The Value of Environmentally Friendly Cleaning Products
The first decades of the 20th century have generated a new competitive context for companies. An open-border market expands the diversity of products offered. Under these conditions, a consumer has learned to weigh up decisions by integrating various aspects of the products. Among the most relevant variables of the new consumer decisions is corporate reputation. In particular, cleaning product companies face the challenge of promoting environmentally friendly products not only for competitive reasons but also because this ethical behavior defines their social image.
A 2013 study by Havas Media Labs highlighted the social value of brands. At that time, of the 10 Meaningful Brands, only one of the large cleaning product companies was ranked number 9. “The customers are beginning to take a quantum leap into a human age where a life meaningfully well lived is what really counts,” pointed out Umair Haque, the director of that research (Clendaniel, 2013, para. 9).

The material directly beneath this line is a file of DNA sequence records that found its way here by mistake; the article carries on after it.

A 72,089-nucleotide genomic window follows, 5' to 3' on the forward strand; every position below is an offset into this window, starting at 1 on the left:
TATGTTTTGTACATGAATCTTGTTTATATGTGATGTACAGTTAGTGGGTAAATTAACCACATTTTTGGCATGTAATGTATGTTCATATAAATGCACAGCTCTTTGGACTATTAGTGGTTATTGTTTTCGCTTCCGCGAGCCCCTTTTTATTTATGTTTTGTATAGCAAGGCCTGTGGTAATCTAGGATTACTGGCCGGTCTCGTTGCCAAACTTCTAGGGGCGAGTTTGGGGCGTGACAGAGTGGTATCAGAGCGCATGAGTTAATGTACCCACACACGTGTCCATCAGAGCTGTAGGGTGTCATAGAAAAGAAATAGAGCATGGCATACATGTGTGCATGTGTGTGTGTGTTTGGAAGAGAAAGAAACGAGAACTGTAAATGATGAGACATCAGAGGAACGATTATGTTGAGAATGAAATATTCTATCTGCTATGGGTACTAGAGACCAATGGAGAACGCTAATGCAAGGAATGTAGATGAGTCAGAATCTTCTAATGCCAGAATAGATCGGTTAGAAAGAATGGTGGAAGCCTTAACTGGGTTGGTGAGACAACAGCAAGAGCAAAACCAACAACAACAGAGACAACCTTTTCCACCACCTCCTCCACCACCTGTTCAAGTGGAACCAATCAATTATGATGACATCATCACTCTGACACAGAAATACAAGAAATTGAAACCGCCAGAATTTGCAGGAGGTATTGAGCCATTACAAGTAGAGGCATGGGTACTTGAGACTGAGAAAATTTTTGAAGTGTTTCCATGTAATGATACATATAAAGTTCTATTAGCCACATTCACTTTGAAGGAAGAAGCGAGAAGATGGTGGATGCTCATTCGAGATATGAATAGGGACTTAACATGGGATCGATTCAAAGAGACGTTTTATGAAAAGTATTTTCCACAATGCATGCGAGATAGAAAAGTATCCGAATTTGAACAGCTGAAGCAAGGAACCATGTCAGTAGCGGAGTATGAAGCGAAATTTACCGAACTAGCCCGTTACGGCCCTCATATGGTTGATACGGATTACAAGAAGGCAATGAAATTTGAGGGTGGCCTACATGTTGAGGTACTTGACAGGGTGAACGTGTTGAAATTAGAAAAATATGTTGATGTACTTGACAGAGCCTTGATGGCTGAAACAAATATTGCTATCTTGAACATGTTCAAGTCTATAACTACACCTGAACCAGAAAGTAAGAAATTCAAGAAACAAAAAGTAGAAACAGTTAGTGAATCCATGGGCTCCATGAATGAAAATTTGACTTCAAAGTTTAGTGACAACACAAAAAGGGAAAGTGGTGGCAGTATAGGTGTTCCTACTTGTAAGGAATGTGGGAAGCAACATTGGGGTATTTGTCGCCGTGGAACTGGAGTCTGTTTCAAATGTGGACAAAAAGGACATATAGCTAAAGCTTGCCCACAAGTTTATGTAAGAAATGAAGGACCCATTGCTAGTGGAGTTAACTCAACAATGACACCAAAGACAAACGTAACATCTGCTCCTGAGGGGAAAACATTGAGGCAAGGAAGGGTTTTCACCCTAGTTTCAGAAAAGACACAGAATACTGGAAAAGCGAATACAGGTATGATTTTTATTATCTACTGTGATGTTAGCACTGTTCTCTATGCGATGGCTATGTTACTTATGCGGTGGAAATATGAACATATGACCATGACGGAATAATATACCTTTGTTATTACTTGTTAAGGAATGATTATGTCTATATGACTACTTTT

Today consumers are more aware of the effects of chemicals on the environment and obtain more information. Recently, the United States Environmental Protection Agency (EPA) published a guide for government agencies to purchase green cleaning products (United States Environmental Protection Agency, 2018). The goal, in addition to caring for the nearly 2.8 million janitors exposed to chemical risks, is to lead an example of different consumption with low impact on the environment.